Seeking Advise: Funding Reno on a Master Lease Option

3 Replies

Hello BP Community, 

I'm considering entering into a master lease deal for a property that needs renovations in several units. I'm willing to manage all of the renovations. However, I'm a bit unsure as to how to structure the agreement in regards to who should fund the renovations. I want to make sure the deal is mutually beneficial. My initial thoughts are:

1. If the current owner funds the reno, we can add whatever additional money he put into the property (during our lease period) to our purchase price at the end of the lease period. 

2. If I fund the reno (during my lease period) and I don't end up purchasing the property, I will be out a great deal of money without receiving the reward of my extra investment. Is there any way to protect myself from this exposure? 

Any advice would be greatly appreciated! 

All the best, 


Generally speaking I would only vote for the first option, since I don’t see a way to cover your investment in solution two other than purchasing the property at some point. If your owner doesn’t play I would route for the following...

The following strategy might be an interim idea hat gives you the option to test all waters. It sure was a charm for us.

Depending on where your property is located I would outfit a 2BR unit fully furnished with new contemporary IKEA products. They give you up to $5K credit, deliver the whole caboodle and you can have them set it up or do it yourself.
From experience, I vote for paying them to set it up because this is more realistic should you scale it up. You won’t have time to build furniture in the future, you need to focus on being the director of the circus.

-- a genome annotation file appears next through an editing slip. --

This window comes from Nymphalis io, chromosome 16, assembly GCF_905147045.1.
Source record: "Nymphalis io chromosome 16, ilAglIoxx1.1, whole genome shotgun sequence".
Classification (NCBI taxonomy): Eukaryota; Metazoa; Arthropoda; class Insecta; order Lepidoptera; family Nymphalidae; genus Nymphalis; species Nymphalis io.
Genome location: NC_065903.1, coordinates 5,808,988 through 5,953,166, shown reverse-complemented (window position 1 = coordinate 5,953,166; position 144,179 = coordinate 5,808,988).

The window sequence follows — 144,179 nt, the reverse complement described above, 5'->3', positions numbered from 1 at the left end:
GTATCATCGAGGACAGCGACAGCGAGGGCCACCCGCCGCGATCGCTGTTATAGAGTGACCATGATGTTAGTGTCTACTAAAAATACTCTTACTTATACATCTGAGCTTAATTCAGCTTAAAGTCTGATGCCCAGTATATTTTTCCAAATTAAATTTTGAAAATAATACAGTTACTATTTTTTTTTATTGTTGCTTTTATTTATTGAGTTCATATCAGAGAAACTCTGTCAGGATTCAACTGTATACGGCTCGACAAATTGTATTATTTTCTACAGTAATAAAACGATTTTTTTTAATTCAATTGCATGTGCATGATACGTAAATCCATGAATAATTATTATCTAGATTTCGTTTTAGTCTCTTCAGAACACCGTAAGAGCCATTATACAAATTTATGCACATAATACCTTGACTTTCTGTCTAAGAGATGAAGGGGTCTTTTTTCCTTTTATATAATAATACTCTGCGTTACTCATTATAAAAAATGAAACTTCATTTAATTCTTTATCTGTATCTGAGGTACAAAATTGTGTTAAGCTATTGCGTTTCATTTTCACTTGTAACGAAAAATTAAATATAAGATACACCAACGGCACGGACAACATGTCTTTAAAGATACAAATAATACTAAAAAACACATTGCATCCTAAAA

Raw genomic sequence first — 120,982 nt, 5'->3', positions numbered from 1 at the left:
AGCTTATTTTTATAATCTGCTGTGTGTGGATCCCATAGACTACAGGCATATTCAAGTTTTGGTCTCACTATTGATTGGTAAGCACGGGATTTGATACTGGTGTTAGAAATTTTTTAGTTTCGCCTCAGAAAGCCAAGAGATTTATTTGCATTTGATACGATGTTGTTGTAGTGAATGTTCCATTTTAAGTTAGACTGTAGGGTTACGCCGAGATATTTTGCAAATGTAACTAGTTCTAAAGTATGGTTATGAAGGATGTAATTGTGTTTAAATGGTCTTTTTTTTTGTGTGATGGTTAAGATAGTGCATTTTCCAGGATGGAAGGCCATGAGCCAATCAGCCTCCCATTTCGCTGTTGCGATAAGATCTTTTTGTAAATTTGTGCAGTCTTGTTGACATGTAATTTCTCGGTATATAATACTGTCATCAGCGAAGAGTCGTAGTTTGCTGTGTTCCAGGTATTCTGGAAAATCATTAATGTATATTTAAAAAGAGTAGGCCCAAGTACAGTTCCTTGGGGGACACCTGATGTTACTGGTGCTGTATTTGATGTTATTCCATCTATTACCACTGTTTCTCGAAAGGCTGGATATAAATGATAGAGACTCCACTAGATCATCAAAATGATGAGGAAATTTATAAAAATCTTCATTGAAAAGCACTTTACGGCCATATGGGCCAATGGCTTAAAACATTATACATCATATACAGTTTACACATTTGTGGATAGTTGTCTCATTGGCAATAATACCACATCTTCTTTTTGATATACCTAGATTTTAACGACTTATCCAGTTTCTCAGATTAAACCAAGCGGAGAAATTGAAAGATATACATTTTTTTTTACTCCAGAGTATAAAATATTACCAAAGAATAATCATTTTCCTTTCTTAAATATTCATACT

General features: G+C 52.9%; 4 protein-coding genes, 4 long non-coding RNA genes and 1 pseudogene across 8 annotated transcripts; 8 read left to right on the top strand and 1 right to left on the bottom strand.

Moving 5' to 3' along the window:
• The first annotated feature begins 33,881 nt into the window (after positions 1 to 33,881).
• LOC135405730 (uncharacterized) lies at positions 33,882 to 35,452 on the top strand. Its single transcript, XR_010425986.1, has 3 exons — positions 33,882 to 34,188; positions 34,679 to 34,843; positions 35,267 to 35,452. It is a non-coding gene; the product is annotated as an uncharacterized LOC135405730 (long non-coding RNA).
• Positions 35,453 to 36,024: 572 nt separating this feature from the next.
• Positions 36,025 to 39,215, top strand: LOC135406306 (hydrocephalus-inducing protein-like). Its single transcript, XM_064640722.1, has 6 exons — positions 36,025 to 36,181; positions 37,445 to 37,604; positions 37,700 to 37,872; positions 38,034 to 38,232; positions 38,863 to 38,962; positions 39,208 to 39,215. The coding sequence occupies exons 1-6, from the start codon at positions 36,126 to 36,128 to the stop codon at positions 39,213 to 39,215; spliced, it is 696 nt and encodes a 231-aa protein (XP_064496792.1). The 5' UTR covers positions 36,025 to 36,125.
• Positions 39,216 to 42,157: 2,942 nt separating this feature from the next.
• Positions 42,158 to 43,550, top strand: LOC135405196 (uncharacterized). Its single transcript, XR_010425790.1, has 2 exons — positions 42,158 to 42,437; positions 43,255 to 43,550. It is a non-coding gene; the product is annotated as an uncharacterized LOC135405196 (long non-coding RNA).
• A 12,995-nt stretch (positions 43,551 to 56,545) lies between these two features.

Install smart remote WiFi looks (LockState), NEST thermostat, smoke- and carbon monoxide detector, make the place business ready (printer, desk, etc.) and start an awesome looking listing on Airbnb for free.
Depending on your area, Airbnb even pays for the photo session, If not a professional photo session shouldn’t cost more than $300-$400.. this investment is crucial because it doubles your bookings. Make sure the descriptions and guide book on your listing are fabulous. This is important because it also improves the attractiveness of your listing and increases bookings. Use keyword rich content when crafting your descriptions.

Check out what other people are renting their places out for on Airbnb and compare it to yours and adjust pricing accordingly. If this starts picking up, it’s worth adding your listing to one or two other major marketers: VRBO and HomeAway. In our years of testing and experience, adding listings to more services is not worth the effort, by far, in terms of return on investment. The three majors are more than good enough to make a business.

This strategy worked like a charm for us when we first started years ago. It took off and we expanded by using the income of the rentals to furnish the next unit. Once you see a trend and feel more comfortable with the whole process you’ll get better and faster and you might even think of getting a bridge loan of some sorts to go bigger faster.

This way you can also figure out if your line of thought is heading towards a way where you can make better decisions on a property purchase or not.

Should this whole thing go south in whatever way, you can always resell the furniture and go back to zero. By the way, IKEA has a one-year full refund guarantee – go figure.

Yes you will have paid some “tuition“ but have avoided paying for a full-fledged renovation, gained certainty, and you’ve gained a lot of intelligence: is this strategy feasible, how does the area react to short term rental, is this a viable strategy to think bigger not just for this investment but for future investments.

Let me know how it goes ;-)

There’s another challenge you need to be aware of should you ask the owner to finance or perhaps even just co-finance a renovation. Once they see the value you are creating, they might wake up out of their coma and kiss you goodbye or cause friction.

Meaning, your attorney really needs to nail all this down in a watertight agreement in order to avoid that the owner suddenly sees the gold himself.

You’ll definitely want to secure everything before you head on into this mission. If the owner doesn’t play ball with you, and writing up an agreement will test that, then I only see the above Airbnb strategy to minimize your risk but move forward with your dream nonetheless.

Thank you very much for that detailed and thoughtful reply @Ken Breeze !

I really appreciate you taking the time to share your insights. 

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